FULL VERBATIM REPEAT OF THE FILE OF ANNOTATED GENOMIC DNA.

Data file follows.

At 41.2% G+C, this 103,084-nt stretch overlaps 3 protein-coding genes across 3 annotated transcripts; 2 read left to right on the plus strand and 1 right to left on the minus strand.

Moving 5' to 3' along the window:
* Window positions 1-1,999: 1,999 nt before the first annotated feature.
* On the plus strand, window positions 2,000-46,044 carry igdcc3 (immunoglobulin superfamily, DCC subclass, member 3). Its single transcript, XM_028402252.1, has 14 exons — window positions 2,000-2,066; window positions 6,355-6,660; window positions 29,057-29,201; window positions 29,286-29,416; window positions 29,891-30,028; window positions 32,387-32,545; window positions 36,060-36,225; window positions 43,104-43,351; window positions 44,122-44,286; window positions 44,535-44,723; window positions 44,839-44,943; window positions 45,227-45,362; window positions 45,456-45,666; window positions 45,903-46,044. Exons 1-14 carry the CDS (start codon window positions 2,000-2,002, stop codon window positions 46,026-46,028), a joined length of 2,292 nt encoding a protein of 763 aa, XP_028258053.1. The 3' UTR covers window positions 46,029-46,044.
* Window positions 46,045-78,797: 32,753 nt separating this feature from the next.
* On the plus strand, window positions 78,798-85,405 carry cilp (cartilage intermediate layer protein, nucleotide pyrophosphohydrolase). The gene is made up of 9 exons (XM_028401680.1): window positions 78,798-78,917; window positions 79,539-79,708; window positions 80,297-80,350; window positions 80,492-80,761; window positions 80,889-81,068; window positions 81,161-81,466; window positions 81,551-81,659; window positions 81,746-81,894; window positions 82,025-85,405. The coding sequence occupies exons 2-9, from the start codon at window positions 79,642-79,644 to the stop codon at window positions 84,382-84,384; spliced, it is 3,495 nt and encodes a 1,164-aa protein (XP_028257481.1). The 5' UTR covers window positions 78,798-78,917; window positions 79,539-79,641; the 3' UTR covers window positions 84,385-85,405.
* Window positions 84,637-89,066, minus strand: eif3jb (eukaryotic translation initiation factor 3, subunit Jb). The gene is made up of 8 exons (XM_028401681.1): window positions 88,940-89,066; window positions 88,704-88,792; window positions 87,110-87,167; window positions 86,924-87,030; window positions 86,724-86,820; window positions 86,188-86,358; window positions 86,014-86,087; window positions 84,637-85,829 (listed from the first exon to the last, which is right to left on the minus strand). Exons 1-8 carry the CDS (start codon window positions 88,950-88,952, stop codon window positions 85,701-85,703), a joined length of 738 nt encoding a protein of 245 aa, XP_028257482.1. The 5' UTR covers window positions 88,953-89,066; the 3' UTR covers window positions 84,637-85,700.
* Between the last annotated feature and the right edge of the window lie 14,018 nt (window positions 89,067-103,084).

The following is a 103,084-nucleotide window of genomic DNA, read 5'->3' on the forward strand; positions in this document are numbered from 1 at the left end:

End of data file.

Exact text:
At 41.2% G+C, this 103,084-nt stretch overlaps 3 protein-coding genes across 3 annotated transcripts; 2 read left to right on the plus strand and 1 right to left on the minus strand.

Moving 5' to 3' along the window:
* Window positions 1-1,999: 1,999 nt before the first annotated feature.
* On the plus strand, window positions 2,000-46,044 carry igdcc3 (immunoglobulin superfamily, DCC subclass, member 3). Its single transcript, XM_028402252.1, has 14 exons — window positions 2,000-2,066; window positions 6,355-6,660; window positions 29,057-29,201; window positions 29,286-29,416; window positions 29,891-30,028; window positions 32,387-32,545; window positions 36,060-36,225; window positions 43,104-43,351; window positions 44,122-44,286; window positions 44,535-44,723; window positions 44,839-44,943; window positions 45,227-45,362; window positions 45,456-45,666; window positions 45,903-46,044. Exons 1-14 carry the CDS (start codon window positions 2,000-2,002, stop codon window positions 46,026-46,028), a joined length of 2,292 nt encoding a protein of 763 aa, XP_028258053.1. The 3' UTR covers window positions 46,029-46,044.
* Window positions 46,045-78,797: 32,753 nt separating this feature from the next.
* On the plus strand, window positions 78,798-85,405 carry cilp (cartilage intermediate layer protein, nucleotide pyrophosphohydrolase). The gene is made up of 9 exons (XM_028401680.1): window positions 78,798-78,917; window positions 79,539-79,708; window positions 80,297-80,350; window positions 80,492-80,761; window positions 80,889-81,068; window positions 81,161-81,466; window positions 81,551-81,659; window positions 81,746-81,894; window positions 82,025-85,405. The coding sequence occupies exons 2-9, from the start codon at window positions 79,642-79,644 to the stop codon at window positions 84,382-84,384; spliced, it is 3,495 nt and encodes a 1,164-aa protein (XP_028257481.1). The 5' UTR covers window positions 78,798-78,917; window positions 79,539-79,641; the 3' UTR covers window positions 84,385-85,405.
* Window positions 84,637-89,066, minus strand: eif3jb (eukaryotic translation initiation factor 3, subunit Jb). The gene is made up of 8 exons (XM_028401681.1): window positions 88,940-89,066; window positions 88,704-88,792; window positions 87,110-87,167; window positions 86,924-87,030; window positions 86,724-86,820; window positions 86,188-86,358; window positions 86,014-86,087; window positions 84,637-85,829 (listed from the first exon to the last, which is right to left on the minus strand). Exons 1-8 carry the CDS (start codon window positions 88,950-88,952, stop codon window positions 85,701-85,703), a joined length of 738 nt encoding a protein of 245 aa, XP_028257482.1. The 5' UTR covers window positions 88,953-89,066; the 3' UTR covers window positions 84,637-85,700.
* Between the last annotated feature and the right edge of the window lie 14,018 nt (window positions 89,067-103,084).

The following is a 103,084-nucleotide window of genomic DNA, read 5'->3' on the forward strand; positions in this document are numbered from 1 at the left end: